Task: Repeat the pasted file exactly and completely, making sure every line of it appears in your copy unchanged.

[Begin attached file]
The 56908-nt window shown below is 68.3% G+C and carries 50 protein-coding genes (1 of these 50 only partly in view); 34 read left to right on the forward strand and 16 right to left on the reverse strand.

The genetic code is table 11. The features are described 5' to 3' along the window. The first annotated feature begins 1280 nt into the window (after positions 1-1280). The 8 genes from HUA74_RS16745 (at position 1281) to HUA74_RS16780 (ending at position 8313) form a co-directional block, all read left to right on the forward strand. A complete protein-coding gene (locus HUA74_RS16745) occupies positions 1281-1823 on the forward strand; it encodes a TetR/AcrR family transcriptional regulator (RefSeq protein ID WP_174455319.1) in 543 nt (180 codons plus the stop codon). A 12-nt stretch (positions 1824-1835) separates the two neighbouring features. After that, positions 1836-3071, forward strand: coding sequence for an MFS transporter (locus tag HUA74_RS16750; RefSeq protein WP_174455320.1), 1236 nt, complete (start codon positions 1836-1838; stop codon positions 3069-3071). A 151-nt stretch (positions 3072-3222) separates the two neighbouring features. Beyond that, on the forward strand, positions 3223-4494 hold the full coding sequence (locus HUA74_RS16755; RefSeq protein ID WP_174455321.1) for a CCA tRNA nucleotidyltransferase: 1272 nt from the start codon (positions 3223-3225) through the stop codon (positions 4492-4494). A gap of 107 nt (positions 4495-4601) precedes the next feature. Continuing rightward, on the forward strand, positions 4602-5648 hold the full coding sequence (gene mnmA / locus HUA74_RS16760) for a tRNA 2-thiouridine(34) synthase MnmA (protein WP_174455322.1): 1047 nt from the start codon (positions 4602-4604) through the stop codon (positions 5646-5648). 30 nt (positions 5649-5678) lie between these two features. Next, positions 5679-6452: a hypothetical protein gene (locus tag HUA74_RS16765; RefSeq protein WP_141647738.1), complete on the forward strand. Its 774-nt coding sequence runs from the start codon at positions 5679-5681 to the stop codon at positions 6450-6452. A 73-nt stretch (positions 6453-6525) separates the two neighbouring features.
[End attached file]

The 56908-nt window shown below is 68.3% G+C and carries 50 protein-coding genes (1 of these 50 only partly in view); 34 read left to right on the forward strand and 16 right to left on the reverse strand.

The genetic code is table 11. The features are described 5' to 3' along the window. The first annotated feature begins 1280 nt into the window (after positions 1-1280). The 8 genes from HUA74_RS16745 (at position 1281) to HUA74_RS16780 (ending at position 8313) form a co-directional block, all read left to right on the forward strand. A complete protein-coding gene (locus HUA74_RS16745) occupies positions 1281-1823 on the forward strand; it encodes a TetR/AcrR family transcriptional regulator (RefSeq protein ID WP_174455319.1) in 543 nt (180 codons plus the stop codon). A 12-nt stretch (positions 1824-1835) separates the two neighbouring features. After that, positions 1836-3071, forward strand: coding sequence for an MFS transporter (locus tag HUA74_RS16750; RefSeq protein WP_174455320.1), 1236 nt, complete (start codon positions 1836-1838; stop codon positions 3069-3071). A 151-nt stretch (positions 3072-3222) separates the two neighbouring features. Beyond that, on the forward strand, positions 3223-4494 hold the full coding sequence (locus HUA74_RS16755; RefSeq protein ID WP_174455321.1) for a CCA tRNA nucleotidyltransferase: 1272 nt from the start codon (positions 3223-3225) through the stop codon (positions 4492-4494). A gap of 107 nt (positions 4495-4601) precedes the next feature. Continuing rightward, on the forward strand, positions 4602-5648 hold the full coding sequence (gene mnmA / locus HUA74_RS16760) for a tRNA 2-thiouridine(34) synthase MnmA (protein WP_174455322.1): 1047 nt from the start codon (positions 4602-4604) through the stop codon (positions 5646-5648). 30 nt (positions 5649-5678) lie between these two features. Next, positions 5679-6452: a hypothetical protein gene (locus tag HUA74_RS16765; RefSeq protein WP_141647738.1), complete on the forward strand. Its 774-nt coding sequence runs from the start codon at positions 5679-5681 to the stop codon at positions 6450-6452. A 73-nt stretch (positions 6453-6525) separates the two neighbouring features.